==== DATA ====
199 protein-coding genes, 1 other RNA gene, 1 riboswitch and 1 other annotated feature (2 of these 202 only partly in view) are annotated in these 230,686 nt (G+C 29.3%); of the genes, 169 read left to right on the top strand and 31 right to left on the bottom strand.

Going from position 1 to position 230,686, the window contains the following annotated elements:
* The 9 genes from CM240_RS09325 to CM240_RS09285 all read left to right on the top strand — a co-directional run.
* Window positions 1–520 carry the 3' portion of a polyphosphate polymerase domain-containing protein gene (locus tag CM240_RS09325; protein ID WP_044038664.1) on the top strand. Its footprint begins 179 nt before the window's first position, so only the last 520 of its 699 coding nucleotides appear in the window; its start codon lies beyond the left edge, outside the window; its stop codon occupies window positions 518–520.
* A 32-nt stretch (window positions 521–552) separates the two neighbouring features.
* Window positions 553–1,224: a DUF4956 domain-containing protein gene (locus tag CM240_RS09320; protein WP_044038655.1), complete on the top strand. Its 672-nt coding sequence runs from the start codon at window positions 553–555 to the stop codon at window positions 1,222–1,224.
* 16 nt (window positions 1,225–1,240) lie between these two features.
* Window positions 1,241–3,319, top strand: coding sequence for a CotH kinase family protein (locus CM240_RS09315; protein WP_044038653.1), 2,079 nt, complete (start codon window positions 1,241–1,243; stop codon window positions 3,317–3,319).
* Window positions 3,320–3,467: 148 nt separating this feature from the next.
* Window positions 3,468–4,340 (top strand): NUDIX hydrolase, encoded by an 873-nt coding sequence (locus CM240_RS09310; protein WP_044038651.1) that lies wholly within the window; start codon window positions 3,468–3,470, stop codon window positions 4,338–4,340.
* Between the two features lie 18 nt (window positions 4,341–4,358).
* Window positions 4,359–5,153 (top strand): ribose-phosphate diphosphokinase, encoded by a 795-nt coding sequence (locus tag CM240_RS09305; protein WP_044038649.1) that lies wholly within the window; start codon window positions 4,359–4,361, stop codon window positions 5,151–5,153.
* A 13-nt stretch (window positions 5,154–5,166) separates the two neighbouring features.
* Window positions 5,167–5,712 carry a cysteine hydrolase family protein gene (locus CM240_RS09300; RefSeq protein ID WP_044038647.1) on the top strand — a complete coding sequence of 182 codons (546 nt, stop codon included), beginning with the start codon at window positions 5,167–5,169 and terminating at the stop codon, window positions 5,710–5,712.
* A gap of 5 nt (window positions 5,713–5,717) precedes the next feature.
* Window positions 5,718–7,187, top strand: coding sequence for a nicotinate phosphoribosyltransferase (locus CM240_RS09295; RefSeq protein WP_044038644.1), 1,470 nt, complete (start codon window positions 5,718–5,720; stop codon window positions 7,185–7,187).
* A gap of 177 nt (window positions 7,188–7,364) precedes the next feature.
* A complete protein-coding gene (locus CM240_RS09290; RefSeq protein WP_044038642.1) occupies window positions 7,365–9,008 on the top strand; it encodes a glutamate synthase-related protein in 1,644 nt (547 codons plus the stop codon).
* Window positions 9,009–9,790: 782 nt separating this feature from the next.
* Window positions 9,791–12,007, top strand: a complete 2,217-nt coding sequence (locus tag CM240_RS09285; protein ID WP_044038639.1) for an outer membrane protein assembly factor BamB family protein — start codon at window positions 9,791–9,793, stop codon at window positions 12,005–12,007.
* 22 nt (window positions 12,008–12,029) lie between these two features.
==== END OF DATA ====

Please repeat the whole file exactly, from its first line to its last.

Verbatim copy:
199 protein-coding genes, 1 other RNA gene, 1 riboswitch and 1 other annotated feature (2 of these 202 only partly in view) are annotated in these 230,686 nt (G+C 29.3%); of the genes, 169 read left to right on the top strand and 31 right to left on the bottom strand.

Going from position 1 to position 230,686, the window contains the following annotated elements:
* The 9 genes from CM240_RS09325 to CM240_RS09285 all read left to right on the top strand — a co-directional run.
* Window positions 1–520 carry the 3' portion of a polyphosphate polymerase domain-containing protein gene (locus tag CM240_RS09325; protein ID WP_044038664.1) on the top strand. Its footprint begins 179 nt before the window's first position, so only the last 520 of its 699 coding nucleotides appear in the window; its start codon lies beyond the left edge, outside the window; its stop codon occupies window positions 518–520.
* A 32-nt stretch (window positions 521–552) separates the two neighbouring features.
* Window positions 553–1,224: a DUF4956 domain-containing protein gene (locus tag CM240_RS09320; protein WP_044038655.1), complete on the top strand. Its 672-nt coding sequence runs from the start codon at window positions 553–555 to the stop codon at window positions 1,222–1,224.
* 16 nt (window positions 1,225–1,240) lie between these two features.
* Window positions 1,241–3,319, top strand: coding sequence for a CotH kinase family protein (locus CM240_RS09315; protein WP_044038653.1), 2,079 nt, complete (start codon window positions 1,241–1,243; stop codon window positions 3,317–3,319).
* Window positions 3,320–3,467: 148 nt separating this feature from the next.
* Window positions 3,468–4,340 (top strand): NUDIX hydrolase, encoded by an 873-nt coding sequence (locus CM240_RS09310; protein WP_044038651.1) that lies wholly within the window; start codon window positions 3,468–3,470, stop codon window positions 4,338–4,340.
* Between the two features lie 18 nt (window positions 4,341–4,358).
* Window positions 4,359–5,153 (top strand): ribose-phosphate diphosphokinase, encoded by a 795-nt coding sequence (locus tag CM240_RS09305; protein WP_044038649.1) that lies wholly within the window; start codon window positions 4,359–4,361, stop codon window positions 5,151–5,153.
* A 13-nt stretch (window positions 5,154–5,166) separates the two neighbouring features.
* Window positions 5,167–5,712 carry a cysteine hydrolase family protein gene (locus CM240_RS09300; RefSeq protein ID WP_044038647.1) on the top strand — a complete coding sequence of 182 codons (546 nt, stop codon included), beginning with the start codon at window positions 5,167–5,169 and terminating at the stop codon, window positions 5,710–5,712.
* A gap of 5 nt (window positions 5,713–5,717) precedes the next feature.
* Window positions 5,718–7,187, top strand: coding sequence for a nicotinate phosphoribosyltransferase (locus CM240_RS09295; RefSeq protein WP_044038644.1), 1,470 nt, complete (start codon window positions 5,718–5,720; stop codon window positions 7,185–7,187).
* A gap of 177 nt (window positions 7,188–7,364) precedes the next feature.
* A complete protein-coding gene (locus CM240_RS09290; RefSeq protein WP_044038642.1) occupies window positions 7,365–9,008 on the top strand; it encodes a glutamate synthase-related protein in 1,644 nt (547 codons plus the stop codon).
* Window positions 9,009–9,790: 782 nt separating this feature from the next.
* Window positions 9,791–12,007, top strand: a complete 2,217-nt coding sequence (locus tag CM240_RS09285; protein ID WP_044038639.1) for an outer membrane protein assembly factor BamB family protein — start codon at window positions 9,791–9,793, stop codon at window positions 12,005–12,007.
* 22 nt (window positions 12,008–12,029) lie between these two features.